Faith Cox’s comics stroll into comics-as-poetry territory a bit, especially with regard to how she uses prose. In Vermont Comic, she uses single-panel pages to illustrate her frustration with moving, with a lack of having a home space of her own. There’s a sense of living hand-to-mouth, of impermanence that’s palpable here. The images are sharp and simple and merge well with Cox’s hand lettering. It ends on a bit of a gag, but the sentiment is real.
In Serotinous, Cox ruminates on place and its relationship to identity. She thinks of herself on the east coast, no longer connecting with it or her memories. She describes home as not a place but “a time long gone.” Home is a feeling more than a location, and it’s obvious the changes she went through and are still going through have left her restless. There’s a clever visual metaphor she uses in describing how the term serotiny refers to plants that bloom late. Some trees only bloom after extreme heat, waiting “for a spark to ignite.” For Cox, being a late bloomer is like being on fire. But this is a flame of rebirth, of forging something through destruction and heat. Both of these are a metaphor for an illustrator who’s just getting started with her career and prove to be an apt metaphor for where she stands in her process as an artist. While she’s skilled, these comics are almost a little too slick; you can see the illustrator in her covering up the rough edges. I’d like to see her get more raw on the page and indulge in first-line/best-line, and then return to her professional chops later.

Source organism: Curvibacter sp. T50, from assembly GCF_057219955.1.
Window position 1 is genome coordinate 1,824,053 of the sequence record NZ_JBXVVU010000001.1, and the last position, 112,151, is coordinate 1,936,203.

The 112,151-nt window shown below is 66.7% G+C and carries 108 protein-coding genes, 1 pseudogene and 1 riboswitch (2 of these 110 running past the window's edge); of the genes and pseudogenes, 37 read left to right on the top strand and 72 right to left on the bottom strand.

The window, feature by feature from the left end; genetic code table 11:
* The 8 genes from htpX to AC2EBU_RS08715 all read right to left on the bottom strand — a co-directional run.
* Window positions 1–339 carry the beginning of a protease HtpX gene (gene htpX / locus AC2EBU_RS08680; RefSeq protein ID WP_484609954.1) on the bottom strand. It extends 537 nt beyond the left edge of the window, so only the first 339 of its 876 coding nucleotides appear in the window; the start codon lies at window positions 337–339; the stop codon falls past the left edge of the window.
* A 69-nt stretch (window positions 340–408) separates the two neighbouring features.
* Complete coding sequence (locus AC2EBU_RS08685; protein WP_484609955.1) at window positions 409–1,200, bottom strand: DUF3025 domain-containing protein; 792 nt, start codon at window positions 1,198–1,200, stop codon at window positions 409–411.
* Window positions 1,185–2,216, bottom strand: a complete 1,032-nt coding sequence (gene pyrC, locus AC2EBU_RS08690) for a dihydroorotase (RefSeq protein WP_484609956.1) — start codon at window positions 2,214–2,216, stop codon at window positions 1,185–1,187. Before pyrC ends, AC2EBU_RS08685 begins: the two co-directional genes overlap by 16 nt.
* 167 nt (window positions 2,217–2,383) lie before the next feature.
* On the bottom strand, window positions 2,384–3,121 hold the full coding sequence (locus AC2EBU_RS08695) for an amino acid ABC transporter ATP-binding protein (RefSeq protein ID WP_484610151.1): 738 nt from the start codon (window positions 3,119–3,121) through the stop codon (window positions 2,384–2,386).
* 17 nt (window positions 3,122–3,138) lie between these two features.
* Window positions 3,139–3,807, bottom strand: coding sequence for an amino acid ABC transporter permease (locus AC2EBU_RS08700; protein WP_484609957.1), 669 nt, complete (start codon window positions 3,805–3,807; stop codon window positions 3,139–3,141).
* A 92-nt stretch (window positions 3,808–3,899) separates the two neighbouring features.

from Ultimate Comic Blog